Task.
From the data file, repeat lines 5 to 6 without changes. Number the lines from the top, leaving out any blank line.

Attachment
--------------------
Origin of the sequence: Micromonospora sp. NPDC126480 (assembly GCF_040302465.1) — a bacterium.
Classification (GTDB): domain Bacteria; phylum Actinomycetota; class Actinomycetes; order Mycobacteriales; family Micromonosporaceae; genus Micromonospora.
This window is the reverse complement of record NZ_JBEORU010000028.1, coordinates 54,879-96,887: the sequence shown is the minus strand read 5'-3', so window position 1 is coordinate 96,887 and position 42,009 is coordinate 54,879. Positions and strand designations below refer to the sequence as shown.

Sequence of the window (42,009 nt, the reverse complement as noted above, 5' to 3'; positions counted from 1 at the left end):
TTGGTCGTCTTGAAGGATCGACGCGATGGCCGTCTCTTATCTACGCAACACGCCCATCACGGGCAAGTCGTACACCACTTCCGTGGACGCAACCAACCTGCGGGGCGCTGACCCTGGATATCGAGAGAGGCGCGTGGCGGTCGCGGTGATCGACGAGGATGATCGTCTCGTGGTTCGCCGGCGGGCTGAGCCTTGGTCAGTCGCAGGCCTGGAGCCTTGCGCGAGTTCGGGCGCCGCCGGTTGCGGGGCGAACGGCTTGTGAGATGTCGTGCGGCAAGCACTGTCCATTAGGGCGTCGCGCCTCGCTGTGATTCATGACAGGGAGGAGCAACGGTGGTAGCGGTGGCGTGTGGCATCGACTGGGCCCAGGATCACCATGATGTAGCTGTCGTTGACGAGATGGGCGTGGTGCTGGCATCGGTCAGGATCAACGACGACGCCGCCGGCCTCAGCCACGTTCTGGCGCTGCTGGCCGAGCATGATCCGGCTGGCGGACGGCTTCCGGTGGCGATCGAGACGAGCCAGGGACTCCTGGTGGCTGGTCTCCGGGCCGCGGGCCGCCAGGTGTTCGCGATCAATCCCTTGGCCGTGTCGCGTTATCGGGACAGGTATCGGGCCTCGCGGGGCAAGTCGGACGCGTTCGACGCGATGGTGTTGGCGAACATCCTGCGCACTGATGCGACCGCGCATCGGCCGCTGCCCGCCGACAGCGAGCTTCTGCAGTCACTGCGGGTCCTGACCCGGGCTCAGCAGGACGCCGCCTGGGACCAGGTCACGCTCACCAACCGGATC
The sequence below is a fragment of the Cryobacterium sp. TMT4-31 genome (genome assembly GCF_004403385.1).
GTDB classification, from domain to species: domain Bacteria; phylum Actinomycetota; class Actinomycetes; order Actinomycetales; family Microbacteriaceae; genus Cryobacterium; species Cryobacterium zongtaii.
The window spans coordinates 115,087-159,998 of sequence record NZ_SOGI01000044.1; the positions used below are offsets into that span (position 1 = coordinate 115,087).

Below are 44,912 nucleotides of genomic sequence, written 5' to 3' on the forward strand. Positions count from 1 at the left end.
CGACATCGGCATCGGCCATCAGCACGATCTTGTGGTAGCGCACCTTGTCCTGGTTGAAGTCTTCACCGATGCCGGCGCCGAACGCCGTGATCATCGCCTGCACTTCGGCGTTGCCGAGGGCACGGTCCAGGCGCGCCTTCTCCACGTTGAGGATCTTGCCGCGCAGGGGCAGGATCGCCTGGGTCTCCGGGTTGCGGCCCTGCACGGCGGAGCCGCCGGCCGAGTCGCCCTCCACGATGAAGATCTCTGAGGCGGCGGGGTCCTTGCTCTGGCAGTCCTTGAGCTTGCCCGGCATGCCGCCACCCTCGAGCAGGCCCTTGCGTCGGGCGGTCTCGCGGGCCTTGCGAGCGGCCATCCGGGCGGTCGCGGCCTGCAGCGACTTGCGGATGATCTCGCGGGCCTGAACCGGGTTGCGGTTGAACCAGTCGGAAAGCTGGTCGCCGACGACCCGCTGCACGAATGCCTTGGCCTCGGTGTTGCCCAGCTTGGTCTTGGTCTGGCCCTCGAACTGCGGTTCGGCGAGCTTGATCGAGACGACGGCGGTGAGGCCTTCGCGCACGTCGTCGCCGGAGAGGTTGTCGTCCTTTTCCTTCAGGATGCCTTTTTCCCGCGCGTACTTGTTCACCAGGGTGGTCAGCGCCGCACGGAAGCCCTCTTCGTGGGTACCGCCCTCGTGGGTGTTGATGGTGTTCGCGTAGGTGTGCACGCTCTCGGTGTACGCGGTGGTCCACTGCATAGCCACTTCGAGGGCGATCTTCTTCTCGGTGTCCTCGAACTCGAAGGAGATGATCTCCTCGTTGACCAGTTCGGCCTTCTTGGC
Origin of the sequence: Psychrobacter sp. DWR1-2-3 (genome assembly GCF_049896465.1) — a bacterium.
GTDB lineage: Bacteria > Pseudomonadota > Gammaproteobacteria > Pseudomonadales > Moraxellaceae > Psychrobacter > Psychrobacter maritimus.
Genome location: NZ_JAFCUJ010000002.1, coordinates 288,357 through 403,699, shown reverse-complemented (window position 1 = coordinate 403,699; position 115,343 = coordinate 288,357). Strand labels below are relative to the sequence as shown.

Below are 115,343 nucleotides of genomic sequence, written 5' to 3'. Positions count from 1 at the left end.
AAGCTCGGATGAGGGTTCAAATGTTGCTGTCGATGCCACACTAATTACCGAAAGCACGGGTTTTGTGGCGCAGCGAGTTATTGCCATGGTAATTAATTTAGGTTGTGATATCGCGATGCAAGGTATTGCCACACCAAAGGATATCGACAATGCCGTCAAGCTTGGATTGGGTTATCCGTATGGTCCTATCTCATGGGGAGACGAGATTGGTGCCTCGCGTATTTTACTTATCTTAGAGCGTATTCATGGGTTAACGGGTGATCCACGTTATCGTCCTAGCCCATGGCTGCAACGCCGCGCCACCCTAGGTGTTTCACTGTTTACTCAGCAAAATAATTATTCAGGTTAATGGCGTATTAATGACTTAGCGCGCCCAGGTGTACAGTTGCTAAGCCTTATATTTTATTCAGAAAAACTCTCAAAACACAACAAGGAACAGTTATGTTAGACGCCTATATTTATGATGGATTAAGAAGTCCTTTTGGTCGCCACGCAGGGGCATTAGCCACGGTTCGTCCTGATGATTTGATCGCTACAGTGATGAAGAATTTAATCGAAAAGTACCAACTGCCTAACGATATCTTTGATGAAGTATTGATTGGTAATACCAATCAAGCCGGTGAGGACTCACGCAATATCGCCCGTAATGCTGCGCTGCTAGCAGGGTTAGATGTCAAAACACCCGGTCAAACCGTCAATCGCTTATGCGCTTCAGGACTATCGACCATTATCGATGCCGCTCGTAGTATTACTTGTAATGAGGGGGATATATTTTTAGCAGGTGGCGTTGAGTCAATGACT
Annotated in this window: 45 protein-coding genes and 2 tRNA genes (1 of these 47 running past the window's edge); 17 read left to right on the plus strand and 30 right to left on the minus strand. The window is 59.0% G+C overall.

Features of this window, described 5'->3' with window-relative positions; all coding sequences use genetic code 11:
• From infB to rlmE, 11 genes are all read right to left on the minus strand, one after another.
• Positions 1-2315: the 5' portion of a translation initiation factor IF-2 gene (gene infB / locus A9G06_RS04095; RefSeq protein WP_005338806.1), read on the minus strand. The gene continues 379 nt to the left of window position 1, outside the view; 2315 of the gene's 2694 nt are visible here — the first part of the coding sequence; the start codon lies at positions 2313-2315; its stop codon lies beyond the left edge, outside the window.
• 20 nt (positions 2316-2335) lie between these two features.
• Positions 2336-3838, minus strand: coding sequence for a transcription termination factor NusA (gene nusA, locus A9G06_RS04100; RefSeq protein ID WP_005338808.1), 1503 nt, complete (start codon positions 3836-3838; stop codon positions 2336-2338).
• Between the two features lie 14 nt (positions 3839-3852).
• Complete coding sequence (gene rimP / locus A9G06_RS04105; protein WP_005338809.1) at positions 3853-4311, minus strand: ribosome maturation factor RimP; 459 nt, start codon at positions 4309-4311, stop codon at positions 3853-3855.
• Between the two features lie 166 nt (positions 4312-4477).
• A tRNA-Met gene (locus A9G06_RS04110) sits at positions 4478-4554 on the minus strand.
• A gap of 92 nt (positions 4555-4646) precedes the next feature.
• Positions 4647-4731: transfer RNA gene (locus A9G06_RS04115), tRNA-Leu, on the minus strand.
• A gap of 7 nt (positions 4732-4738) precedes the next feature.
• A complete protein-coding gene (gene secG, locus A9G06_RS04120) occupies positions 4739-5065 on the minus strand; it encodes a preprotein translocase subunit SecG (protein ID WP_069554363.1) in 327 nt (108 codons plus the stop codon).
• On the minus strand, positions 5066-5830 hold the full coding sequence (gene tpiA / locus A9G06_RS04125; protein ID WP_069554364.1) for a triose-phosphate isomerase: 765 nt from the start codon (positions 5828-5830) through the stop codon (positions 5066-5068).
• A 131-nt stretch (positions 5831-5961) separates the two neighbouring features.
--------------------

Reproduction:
TTGGTCGTCTTGAAGGATCGACGCGATGGCCGTCTCTTATCTACGCAACACGCCCATCACGGGCAAGTCGTACACCACTTCCGTGGACGCAACCAACCTGCGGGGCGCTGACCCTGGATATCGAGAGAGGCGCGTGGCGGTCGCGGTGATCGACGAGGATGATCGTCTCGTGGTTCGCCGGCGGGCTGAGCCTTGGTCAGTCGCAGGCCTGGAGCCTTGCGCGAGTTCGGGCGCCGCCGGTTGCGGGGCGAACGGCTTGTGAGATGTCGTGCGGCAAGCACTGTCCATTAGGGCGTCGCGCCTCGCTGTGATTCATGACAGGGAGGAGCAACGGTGGTAGCGGTGGCGTGTGGCATCGACTGGGCCCAGGATCACCATGATGTAGCTGTCGTTGACGAGATGGGCGTGGTGCTGGCATCGGTCAGGATCAACGACGACGCCGCCGGCCTCAGCCACGTTCTGGCGCTGCTGGCCGAGCATGATCCGGCTGGCGGACGGCTTCCGGTGGCGATCGAGACGAGCCAGGGACTCCTGGTGGCTGGTCTCCGGGCCGCGGGCCGCCAGGTGTTCGCGATCAATCCCTTGGCCGTGTCGCGTTATCGGGACAGGTATCGGGCCTCGCGGGGCAAGTCGGACGCGTTCGACGCGATGGTGTTGGCGAACATCCTGCGCACTGATGCGACCGCGCATCGGCCGCTGCCCGCCGACAGCGAGCTTCTGCAGTCACTGCGGGTCCTGACCCGGGCTCAGCAGGACGCCGCCTGGGACCAGGTCACGCTCACCAACCGGATC
The sequence below is a fragment of the Cryobacterium sp. TMT4-31 genome (genome assembly GCF_004403385.1).